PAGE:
Table 5. - Extended duration nocturnal hemodialysis and change in select established uremic retention solutes
Metabolite Nocturnal HD Final-to-Baseline Metabolite Ratio ±SD P Value Conventional HD Final-to-Baseline Metabolite Ratio ±SD P Value
p-Cresol sulfate 1.02±0.12 0.35 1.14±0.66 0.84
Indoxyl sulfate 1.10±0.43 0.90 1.16±0.73 0.99
Trimethylamine N-oxide 1.07±0.55 0.71 1.13±0.49 0.82
Symmetric dimethylarginine 1.28±0.30 0.23 0.87±0.27 0.99
Asymmetric dimethylarginine 1.08±0.19 0.94 0.96±0.16 0.73
Uridine 0.98±0.41 0.29 1.01±0.48 0.87
Sorbitol 1.45±1.34 0.59 1.56±1.21 0.84
Orotate 1.05±0.36 0.68 0.90±0.38 0.73
Uracil 1.03±0.72 0.23 1.40±1.12 0.87
Cytidine 1.27±1.01 0.99 1.26±0.85 0.84
Kynurenic acid 1.24±0.56 0.19 1.07±0.44 0.92
Hypoxanthine 1.07±0.50 0.90 1.05±0.50 0.93
Thymine 1.02±0.32 0.50 0.98±0.25 0.91
Anthranilic acid 1.11±0.46 0.90 1.21±0.73 0.91
Urate 0.99±0.15 0.45 1.00±0.16 0.99
Hippurate 2.52±6.38 0.46 1.63±1.97 0.92
Xanthine 1.07±0.53 0.07 1.02±0.51 0.73
Kynurenine 1.07±0.34 0.44 0.93±0.31 0.73
Quinolinate 0.99±0.36 0.63 1.02±0.52 0.84
Oxalate 1.17±0.46 0.27 0.93±0.34 0.73
Xanthosine 1.35±0.68 0.07 1.08±0.28 0.73
Oleoylcarnitine 1.04±0.60 0.28 1.10±0.47 0.99
Linoleylcarnitine 1.00±0.67 014 1.00±0.32 0.92
Palmitoylcarnitine 1.01±0.44 0.28 1.01±0.31 0.93
Stearoylcarnitine 1.27±0.85 0.88 0.92±0.38 0.92
Final-to-baseline metabolite ratio denotes the mean final 1-year metabolite level-to-initial baseline metabolite level ratio. P values are calculated using the Wilcoxon rank sum test comparing metabolite level at baseline versus 1 year after multiple testing corrections (false discovery rate <0.05). Nocturnal HD, in-center extended duration nocturnal hemodialysis; conventional HD, standard duration conventional hemodialysis.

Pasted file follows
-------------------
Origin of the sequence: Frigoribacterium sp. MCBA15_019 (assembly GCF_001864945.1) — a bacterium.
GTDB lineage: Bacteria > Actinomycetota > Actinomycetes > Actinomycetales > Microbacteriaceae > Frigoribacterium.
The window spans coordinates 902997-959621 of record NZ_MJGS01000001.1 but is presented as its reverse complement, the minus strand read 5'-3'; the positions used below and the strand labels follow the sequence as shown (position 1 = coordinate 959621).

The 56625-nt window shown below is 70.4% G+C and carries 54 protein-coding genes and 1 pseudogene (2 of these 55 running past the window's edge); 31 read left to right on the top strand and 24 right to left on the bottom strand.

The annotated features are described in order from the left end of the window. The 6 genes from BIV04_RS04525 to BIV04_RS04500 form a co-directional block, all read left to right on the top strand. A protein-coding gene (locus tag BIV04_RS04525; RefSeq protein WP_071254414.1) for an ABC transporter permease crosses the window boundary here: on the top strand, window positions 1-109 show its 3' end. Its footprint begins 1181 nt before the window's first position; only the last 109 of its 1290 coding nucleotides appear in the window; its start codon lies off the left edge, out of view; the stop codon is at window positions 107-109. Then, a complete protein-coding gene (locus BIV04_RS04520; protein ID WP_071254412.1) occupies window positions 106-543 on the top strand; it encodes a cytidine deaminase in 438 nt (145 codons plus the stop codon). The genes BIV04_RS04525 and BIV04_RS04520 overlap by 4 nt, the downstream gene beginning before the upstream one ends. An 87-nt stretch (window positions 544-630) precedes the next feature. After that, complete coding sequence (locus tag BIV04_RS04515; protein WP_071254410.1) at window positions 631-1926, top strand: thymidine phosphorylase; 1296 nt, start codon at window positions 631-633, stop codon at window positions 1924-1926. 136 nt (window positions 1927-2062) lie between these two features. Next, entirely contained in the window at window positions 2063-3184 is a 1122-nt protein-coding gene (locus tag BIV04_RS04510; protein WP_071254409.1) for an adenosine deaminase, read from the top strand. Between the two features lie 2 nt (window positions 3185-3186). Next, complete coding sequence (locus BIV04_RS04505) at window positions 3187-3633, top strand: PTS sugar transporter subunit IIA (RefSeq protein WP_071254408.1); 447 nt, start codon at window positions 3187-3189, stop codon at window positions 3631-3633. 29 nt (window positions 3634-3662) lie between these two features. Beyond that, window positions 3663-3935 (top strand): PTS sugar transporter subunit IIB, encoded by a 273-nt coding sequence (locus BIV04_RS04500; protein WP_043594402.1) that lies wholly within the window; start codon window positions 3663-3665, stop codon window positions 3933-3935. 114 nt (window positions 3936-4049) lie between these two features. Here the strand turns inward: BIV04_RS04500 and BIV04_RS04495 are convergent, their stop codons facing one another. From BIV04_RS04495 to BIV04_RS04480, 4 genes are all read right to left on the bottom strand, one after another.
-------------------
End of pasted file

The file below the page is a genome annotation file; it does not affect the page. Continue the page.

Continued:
Figure 1.:
Only the extended duration hemodialysis group showed statistically significant changes in metabolites at 1 year. False discovery rate–adjusted P values versus mean fold change for 164 metabolites among those who remained on standard duration conventional hemodialysis (blue dots) and those who converted to in-center extended duration nocturnal hemodialysis (orange dots). False discovery rate–adjusted P values were calculated using Wilcoxon rank sum tests comparing metabolite level at baseline versus 1 year after multiple testing corrections (false discovery rate <0.05). The x axis represents the mean fold change (1 year per baseline) for each metabolite and is presented on a log10 scale for visualization purposes.
Figure 2.:
Branched chain amino acid levels were positively correlated with dialysis time, while select uremic toxins showed no correlation to treatment time. Percentage change from baseline of select metabolites in relation to average dialysis session treatment time over 1 year (all study subjects included; n=53). A–C show the three branched-chain amino acids, all with significant positive correlations to treatment time. (A) Isoleucine: Spearman correlation coefficient (r) =0.26; P=0.05. (B) Leucine: r=0.30; P=0.03. (C) Valine: r=0.25; P=0.02. D–F show three select uremic retention solutes, all with no significant correlation to treatment time. (D) Trimethylamine N-oxide: r=−0.01; P=0.99. (E) Indoxyl sulfate: r=−0.18; P=0.18. (F) p-Cresol sulfate: r=0.09; P=0.50.